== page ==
[Haskell-cafe] Well-behaved instances, guards [was: [ghc-proposals/cafe] Partially applied type families]
Anthony Clayden
anthony_clayden at clear.net.nz
Tue May 16 12:22:39 UTC 2017
> On Tue May 16 01:26:00 UTC 2017, Anthony Clayden wrote:
(Might as well write it up, while it's fresh in my mind.)
>> On Mon May 15 16:20:09 UTC 2017, Richard Eisenberg wrote:
>> I do have to say all this talk has made me think more
>> about apartness constraints in FC, at least.
>> They might be a touch simpler than the current story.
>>
> The trouble is that the semantics for overlap
> has never been spelled out.
> (Nor, I suspect the criterion for
> a 'well-behaved' set of instances.
> I can volunteer that for you.)
A set of instances is well-behaved wrt overlap
iff for each pairing of instances, one of:
1. The instances are apart. (No overlap.)
2. One of the instances is strictly more specific.
(Total overlap.) IOW the two instances unify,
producing a substitution; and that substitution
is exactly the more specific instance.
3. Neither instance is more specific (Partial overlap.)
IOW the two instances unify, producing a substitution;
and that substitution is more specific than either.
And
3b. There is a third instance at exactly that substitution.
So each instance becomes case 2 overlapping that third.
Example:
> class C a b
> instance C Int b -- (A)
> instance C Char b -- (B) apart from (A), case 1
> instance C Int Int -- (C) more specific than (A), case 2
> instance C a Bool -- (D) partial overlap to (A), case
3
> instance C Int Bool -- (E) intersect of (A), (D), case 3a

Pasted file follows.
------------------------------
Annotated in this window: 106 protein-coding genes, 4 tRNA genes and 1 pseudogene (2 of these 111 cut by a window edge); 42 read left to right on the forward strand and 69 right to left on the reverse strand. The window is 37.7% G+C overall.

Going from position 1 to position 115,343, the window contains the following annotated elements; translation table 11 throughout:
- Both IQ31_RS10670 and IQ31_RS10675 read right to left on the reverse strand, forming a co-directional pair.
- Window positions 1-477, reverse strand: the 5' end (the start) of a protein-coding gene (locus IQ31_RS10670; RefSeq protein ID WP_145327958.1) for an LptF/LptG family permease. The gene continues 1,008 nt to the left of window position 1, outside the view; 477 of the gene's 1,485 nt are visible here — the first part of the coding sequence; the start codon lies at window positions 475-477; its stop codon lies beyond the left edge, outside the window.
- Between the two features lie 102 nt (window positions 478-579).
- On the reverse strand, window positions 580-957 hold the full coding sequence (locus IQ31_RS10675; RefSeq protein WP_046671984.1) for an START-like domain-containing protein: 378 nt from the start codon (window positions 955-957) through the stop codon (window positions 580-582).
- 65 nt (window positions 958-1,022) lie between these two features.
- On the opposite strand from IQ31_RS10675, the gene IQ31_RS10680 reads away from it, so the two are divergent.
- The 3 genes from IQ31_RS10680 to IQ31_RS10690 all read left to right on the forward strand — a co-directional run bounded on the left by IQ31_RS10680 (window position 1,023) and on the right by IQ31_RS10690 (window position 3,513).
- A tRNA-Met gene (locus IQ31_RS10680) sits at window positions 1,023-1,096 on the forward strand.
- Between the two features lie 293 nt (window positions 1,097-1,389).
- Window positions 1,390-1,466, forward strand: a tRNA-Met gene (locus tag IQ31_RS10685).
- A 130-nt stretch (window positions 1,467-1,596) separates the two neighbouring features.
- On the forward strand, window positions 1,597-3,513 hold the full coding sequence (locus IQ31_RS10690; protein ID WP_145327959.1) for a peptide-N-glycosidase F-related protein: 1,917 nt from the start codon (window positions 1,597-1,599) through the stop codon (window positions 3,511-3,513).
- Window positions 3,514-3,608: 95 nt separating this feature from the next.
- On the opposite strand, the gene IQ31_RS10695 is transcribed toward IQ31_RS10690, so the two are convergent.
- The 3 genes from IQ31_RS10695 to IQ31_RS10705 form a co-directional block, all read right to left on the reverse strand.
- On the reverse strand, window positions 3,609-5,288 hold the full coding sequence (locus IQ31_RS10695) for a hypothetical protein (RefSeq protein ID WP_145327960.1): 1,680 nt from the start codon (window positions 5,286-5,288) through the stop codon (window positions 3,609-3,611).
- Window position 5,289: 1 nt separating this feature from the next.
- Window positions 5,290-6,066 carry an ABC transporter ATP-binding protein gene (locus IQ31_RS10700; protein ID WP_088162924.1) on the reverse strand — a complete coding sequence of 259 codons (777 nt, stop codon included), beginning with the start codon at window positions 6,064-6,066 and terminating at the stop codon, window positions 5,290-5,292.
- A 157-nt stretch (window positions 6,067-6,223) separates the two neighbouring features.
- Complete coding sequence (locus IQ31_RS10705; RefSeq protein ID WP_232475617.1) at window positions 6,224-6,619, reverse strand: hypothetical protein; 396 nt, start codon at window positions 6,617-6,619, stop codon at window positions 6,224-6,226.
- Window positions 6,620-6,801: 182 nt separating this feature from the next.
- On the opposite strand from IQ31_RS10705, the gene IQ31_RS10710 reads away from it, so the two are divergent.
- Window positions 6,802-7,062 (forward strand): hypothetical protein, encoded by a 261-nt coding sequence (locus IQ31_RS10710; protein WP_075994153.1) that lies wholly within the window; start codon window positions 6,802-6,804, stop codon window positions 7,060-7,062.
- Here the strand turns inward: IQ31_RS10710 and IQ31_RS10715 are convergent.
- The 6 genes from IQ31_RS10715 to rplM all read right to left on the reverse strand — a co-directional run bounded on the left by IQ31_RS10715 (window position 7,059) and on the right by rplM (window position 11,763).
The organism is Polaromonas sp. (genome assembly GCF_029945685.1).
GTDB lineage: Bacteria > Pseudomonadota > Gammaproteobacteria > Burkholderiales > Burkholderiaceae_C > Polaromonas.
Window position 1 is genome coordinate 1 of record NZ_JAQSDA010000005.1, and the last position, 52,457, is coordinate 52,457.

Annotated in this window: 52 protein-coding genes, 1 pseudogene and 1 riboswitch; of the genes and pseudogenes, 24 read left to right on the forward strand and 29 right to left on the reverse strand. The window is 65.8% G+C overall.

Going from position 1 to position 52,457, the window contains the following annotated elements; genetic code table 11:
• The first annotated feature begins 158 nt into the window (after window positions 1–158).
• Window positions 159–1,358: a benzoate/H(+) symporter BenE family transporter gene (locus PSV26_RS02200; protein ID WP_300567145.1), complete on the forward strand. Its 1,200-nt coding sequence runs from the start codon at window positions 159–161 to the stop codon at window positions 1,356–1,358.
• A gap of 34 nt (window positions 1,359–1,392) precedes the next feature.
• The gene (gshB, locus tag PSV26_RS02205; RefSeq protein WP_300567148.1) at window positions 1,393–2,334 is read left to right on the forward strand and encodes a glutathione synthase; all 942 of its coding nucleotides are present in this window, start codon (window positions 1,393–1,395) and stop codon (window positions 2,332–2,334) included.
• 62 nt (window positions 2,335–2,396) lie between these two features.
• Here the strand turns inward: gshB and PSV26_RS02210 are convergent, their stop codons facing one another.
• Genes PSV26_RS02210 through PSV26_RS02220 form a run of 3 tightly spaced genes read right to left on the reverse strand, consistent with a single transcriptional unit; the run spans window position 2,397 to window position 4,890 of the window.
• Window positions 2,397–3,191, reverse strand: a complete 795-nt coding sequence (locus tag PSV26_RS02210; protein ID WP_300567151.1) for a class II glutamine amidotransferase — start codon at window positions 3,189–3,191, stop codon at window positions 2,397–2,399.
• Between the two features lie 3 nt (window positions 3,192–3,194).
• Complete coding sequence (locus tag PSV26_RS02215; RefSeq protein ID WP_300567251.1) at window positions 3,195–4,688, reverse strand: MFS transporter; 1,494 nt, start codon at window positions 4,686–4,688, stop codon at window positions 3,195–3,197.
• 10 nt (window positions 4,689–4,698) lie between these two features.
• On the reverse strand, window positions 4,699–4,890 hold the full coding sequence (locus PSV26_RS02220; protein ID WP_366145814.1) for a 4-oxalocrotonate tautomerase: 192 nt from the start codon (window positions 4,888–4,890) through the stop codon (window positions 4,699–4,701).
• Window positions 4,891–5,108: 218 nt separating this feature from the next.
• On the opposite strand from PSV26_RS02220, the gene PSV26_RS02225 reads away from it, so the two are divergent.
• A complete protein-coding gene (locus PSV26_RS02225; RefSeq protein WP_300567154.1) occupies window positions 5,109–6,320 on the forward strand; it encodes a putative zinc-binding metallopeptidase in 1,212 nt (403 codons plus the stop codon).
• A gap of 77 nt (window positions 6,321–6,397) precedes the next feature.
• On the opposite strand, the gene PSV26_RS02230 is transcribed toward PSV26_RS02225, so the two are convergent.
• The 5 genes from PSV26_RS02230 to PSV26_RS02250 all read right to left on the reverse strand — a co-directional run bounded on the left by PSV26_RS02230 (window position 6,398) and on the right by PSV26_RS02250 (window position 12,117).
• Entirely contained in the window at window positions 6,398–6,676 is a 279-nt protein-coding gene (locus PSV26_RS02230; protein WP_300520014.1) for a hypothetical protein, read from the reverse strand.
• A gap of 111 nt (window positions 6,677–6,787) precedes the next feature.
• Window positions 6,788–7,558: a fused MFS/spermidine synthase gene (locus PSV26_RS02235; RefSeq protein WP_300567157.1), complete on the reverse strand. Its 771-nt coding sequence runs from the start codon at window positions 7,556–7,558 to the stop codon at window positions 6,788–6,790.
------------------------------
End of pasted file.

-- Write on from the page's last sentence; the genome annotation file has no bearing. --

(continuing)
> instance C Char Bool -- (E') 'cos (D) also overlaps (B)
For a compiler to police case 3b is too hard:
* It needs search for a suitable intersecting instance,
so can't be validated instance-by-instance.
* That intersect might be in a different module,
so works against separate compilation.
* That intersect (if it's declared), might itself
not be well-behaved.
* That intersect might not be needed.
(Perhaps there's no call needing `C Int Bool`.)
so it would be superfluous to declare it.
(For this reason GHC doesn't look for such an instance
until/unless it finds a use site.)
* For the intersect, perhaps the needed definition
is the same as one of the other instances.
Say, `C Int Bool` defined same as `C Int b`,
but different to `C a Bool`.
There's no way to express that: you must repeat the code.
These difficulties are somewhat relaxed for type families
(not class instances):
If the unifying substitution yields equal rhs's
for the two equations, the instances are accepted. Example
> type instance F Int b = b
> type instance F a Int = a
Overlap at `F Int Int`. Under either equation the result is
`Int`, so this is accepted.
I suspect that even with a total overlap, case 2;
when GHC is trying to select the instance,
it's in a state of nervous cluelessness
as to the grounds/evidence for why to select an instance.
Particularly if it is to reject the more specific instance:
Is it sure some use site can never unify more specifically?